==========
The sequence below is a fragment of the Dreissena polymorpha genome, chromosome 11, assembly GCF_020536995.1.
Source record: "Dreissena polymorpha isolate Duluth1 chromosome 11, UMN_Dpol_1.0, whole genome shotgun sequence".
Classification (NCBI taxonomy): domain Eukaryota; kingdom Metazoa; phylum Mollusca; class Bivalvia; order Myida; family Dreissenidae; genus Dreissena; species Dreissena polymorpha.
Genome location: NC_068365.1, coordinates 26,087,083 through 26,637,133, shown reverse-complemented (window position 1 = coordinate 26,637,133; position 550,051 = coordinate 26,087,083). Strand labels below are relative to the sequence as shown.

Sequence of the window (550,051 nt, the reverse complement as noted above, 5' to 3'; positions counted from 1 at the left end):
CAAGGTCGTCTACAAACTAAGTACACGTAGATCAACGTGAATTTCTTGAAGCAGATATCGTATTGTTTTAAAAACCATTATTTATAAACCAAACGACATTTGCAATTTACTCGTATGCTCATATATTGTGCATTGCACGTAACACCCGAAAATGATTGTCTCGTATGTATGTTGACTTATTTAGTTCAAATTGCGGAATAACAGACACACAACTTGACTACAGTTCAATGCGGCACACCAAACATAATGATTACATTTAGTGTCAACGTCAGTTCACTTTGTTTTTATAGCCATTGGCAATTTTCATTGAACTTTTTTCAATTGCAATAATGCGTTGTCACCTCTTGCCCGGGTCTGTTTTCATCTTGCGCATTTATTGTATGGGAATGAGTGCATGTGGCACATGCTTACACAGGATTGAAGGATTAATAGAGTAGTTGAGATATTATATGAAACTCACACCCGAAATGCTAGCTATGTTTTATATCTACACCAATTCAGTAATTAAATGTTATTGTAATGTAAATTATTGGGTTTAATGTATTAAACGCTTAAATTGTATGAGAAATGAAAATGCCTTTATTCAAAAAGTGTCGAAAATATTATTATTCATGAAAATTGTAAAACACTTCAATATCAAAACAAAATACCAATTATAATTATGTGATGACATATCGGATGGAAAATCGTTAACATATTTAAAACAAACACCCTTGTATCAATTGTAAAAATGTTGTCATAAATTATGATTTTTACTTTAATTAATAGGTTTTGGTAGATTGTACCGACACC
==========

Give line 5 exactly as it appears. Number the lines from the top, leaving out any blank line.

Sequence of the window (550,051 nt, the reverse complement as noted above, 5' to 3'; positions counted from 1 at the left end):